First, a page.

High Density Vertical Growing or HDVG is a crop production method that can grow a large variety of fruit and leaf food crops in a small space. Should there be a problem with land deliveries of supplies (eg. oil embargo, infrastructure damage, terrorism), this could be the answer to providing high quality nutritious foods locally.
Kudos to Valcent for their newest entry into the market. If it can do what they say it can do, it will be nothing less than revolutionary. Valcent boasts that their system can grow food crops with 95% less water than what it would take to grow the same crop in a field, with a 20 times greater yield and…it could be grown without the need of herbicides and pesticides. That’s true progress. This could be the answer for urban and inner city settings, providing urban centers with the ability to self sustain with respect to food production.
It also provides food of higher nutritional caliber because it does not need preservatives or to be picked early in attempts to lengthen its shelf life. Eating food grown locally is just healthier.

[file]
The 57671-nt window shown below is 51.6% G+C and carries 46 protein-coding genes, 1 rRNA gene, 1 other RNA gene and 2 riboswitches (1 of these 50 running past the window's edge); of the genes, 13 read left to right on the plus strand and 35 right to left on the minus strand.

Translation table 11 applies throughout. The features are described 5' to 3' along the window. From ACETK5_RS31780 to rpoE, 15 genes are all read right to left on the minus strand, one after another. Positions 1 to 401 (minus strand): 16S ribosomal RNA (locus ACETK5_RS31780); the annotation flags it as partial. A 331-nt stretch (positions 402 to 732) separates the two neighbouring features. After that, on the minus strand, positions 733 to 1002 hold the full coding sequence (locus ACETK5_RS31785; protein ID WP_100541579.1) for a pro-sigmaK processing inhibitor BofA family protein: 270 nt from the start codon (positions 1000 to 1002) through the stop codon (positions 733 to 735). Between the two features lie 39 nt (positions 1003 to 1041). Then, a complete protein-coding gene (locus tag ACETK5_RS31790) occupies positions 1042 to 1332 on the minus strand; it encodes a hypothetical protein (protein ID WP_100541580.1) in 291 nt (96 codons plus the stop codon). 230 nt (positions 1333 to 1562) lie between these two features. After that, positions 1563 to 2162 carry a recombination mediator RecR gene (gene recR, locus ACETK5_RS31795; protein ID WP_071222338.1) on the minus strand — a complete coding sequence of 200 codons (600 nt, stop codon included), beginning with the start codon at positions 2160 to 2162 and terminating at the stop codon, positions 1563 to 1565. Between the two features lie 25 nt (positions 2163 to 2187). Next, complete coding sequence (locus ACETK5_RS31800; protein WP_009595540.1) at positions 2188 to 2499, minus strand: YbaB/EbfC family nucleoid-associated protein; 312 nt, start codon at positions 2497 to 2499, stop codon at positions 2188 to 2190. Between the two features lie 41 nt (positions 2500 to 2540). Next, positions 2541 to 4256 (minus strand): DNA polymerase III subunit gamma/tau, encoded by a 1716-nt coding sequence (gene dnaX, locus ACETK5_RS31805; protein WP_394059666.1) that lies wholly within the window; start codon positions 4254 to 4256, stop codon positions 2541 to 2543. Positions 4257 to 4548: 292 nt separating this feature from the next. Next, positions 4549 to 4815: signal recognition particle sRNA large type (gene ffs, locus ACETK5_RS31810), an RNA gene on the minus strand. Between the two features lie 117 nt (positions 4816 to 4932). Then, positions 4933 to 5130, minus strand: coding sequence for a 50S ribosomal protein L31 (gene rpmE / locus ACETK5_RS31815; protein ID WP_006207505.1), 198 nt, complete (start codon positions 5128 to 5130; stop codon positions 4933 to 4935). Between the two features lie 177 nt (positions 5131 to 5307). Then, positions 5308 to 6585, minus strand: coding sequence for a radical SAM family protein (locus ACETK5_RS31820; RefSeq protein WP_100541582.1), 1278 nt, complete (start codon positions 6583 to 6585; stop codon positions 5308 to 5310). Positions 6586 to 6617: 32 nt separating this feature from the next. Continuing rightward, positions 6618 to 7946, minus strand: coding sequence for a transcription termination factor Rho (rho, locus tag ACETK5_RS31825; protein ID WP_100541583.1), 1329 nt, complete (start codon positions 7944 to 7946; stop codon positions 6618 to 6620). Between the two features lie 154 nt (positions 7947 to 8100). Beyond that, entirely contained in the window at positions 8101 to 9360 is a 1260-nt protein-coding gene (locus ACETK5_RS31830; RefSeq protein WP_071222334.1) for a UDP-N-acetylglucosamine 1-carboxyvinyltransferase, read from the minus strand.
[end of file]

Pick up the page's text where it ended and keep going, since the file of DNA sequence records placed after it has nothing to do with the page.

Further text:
These growing environments do not require a lot of acreage or floor space. They can be placed in areas that are not good growing environments. Their compact design will lend them to use on rooftops and cramped areas. And they are efficient at producing more from less. Here’s what Valcent has to say:
The only question that remains now is what these systems will cost?
A couple years ago, Crop King introduced a vertical growing system for strawberries. It was radical. I never thought of growing strawberries that way before as I’ve put in tiered patches before with my father. This system made sense. It was compact, economical and bird free (those of you who’ve grown strawberries know what I mean). It could keep me in strawberry heaven year round. This means that you could grow strawberries 365 days a year to peak perfection of ripeness in a small space.
And we both know how much ripe strawberries are worth in the marketplace.
Now Valent offers that with their HDVG system. I’m anxious to visit El Paso to see their system in action. I wonder if it could be retrofit for solar, be used with organic or elemental nutrients (like Gen Hydro) or be used INSIDE a Crop King greenhouse system (these are quite impressive).
With a 20 time greater yield than conventional dirt farming, it’s definitely something to think about!